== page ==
We agreed on our roles, our financial obligations and potential rewards. When the time came to dissolve the partnership, everything we had to do was right there in the agreement. 

If you would like to meet with an experienced business person who has volunteered his or her time to help people like you, reach out to a SCORE mentor today! SCORE’s mentoring services are free.

Sole Proprietor vs. Single-member LLC

man in front of a startup sign

New entrepreneurs have a long list of to-dos when starting their businesses. Among the tasks to check off that list is deciding their business structure. For small businesses with a sole owner and no (or very few) employees, the two most popular options are:

  • Sole proprietorship
  • Single-member LLC (Limited Liability Company)

So, which one might be the best choice for your business?

I advise you to consider talking with an attorney and accountant to dig into the advantages and disadvantages of each for your specific situation.

In the meantime, let’s take a look at some of the basic characteristics of each so that you’ll have some fundamental information as you start your research. Continue reading

4 Tips for Adding a Partner to Your Business

handshakeFinding and adding a business partner to an existing company is about more than going into business with a friend or family member. How you add a partner typically hinges on your business entity. Depending on how you incorporated your business, entrepreneurs will need to conduct a bit of due diligence in order to properly bring on a business partner.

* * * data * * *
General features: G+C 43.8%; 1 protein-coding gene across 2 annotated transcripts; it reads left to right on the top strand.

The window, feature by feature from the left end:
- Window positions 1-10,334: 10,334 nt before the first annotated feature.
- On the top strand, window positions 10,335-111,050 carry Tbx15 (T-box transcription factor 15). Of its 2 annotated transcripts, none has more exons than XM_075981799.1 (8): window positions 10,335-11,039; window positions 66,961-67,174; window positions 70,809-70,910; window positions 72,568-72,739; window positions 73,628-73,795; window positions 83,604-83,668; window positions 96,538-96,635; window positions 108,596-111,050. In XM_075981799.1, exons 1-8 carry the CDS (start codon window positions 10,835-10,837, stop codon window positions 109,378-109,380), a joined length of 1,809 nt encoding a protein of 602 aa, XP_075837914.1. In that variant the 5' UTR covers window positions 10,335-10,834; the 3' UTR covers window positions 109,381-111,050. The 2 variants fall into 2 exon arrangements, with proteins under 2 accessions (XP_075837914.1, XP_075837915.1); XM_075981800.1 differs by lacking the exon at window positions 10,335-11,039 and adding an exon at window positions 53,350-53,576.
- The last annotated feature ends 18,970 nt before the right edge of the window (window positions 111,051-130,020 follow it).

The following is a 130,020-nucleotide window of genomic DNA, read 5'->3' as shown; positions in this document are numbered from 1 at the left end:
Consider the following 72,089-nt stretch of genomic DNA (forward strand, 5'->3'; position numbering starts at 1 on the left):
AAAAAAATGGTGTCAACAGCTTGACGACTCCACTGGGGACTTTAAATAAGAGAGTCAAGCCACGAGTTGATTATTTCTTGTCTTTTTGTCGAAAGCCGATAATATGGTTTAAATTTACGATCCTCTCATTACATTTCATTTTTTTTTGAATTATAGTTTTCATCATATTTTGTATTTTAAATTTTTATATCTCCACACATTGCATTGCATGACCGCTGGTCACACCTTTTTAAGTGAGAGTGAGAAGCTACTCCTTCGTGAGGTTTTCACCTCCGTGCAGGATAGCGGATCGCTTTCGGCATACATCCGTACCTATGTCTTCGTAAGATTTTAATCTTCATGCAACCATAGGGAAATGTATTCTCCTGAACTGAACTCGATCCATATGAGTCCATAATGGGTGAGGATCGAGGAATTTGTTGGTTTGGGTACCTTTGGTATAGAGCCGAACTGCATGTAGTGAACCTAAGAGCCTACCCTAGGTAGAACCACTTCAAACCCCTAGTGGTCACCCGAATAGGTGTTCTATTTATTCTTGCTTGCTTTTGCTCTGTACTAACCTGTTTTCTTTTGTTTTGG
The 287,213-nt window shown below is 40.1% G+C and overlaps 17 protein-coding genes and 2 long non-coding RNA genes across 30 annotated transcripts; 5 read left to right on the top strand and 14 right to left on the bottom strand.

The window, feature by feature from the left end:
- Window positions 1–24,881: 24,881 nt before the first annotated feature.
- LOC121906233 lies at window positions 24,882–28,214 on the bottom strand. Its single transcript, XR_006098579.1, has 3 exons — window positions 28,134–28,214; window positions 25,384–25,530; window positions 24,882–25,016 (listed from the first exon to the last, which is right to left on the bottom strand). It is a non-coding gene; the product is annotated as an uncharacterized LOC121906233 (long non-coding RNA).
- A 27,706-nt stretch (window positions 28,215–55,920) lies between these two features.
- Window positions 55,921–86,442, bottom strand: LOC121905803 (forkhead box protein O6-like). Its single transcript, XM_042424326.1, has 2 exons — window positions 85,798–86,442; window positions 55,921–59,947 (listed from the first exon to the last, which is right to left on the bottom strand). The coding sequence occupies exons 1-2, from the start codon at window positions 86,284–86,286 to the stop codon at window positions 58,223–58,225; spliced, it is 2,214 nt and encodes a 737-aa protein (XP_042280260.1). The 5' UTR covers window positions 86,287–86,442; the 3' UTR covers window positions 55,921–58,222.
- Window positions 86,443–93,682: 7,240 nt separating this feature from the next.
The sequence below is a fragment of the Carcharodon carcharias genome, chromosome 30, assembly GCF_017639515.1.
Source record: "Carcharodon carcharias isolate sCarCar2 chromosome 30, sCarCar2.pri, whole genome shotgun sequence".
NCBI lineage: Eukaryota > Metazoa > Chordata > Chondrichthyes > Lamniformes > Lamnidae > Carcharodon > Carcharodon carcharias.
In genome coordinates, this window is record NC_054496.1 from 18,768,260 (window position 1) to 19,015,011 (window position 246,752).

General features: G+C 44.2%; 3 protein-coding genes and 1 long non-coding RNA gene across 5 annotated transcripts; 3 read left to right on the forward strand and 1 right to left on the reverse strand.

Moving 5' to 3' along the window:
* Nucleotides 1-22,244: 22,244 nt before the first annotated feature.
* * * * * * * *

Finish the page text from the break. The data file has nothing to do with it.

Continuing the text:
From an LLC to a general partnership, let’s break down what you need to do now to prepare to add a partner to your business. Continue reading

Steps For Starting a Nonprofit Business

Starting a business with a cause offers much satisfaction as you work to make lives better for others. To launch a nonprofit corporation, it requires taking many of the same steps a for-profit corporation or LLC does, but there are differences, too. Nonprofits must comply with some requirements that don’t affect other businesses.  

So, where do you begin? 

1. Understand what it means to be a nonprofit.

A nonprofit may be created a nonprofit for charitable, educational or certain other purposes—as long as they don’t directly benefit the owner. Nonprofits (if approved by the federal government) operate tax-free, and they can accept donations and apply for grants.

While a nonprofit business can make profits, surpluses must be used toward fulfilling the organization’s objectives—such as buying computer software to run the business more efficiently or investing in resources that deliver value to those that it serves.  Continue reading

Business Structure: Which works best for you?

business ownershipWhen you start a new business, one of the first decisions you’ll have to make is how to structure your company. This choice can be critical to the future health of your business. Taking time up front to consider the pros and cons of each possible structure will likely save you many headaches in the future. In certain cases, it can mean the difference between your business’s success or failure.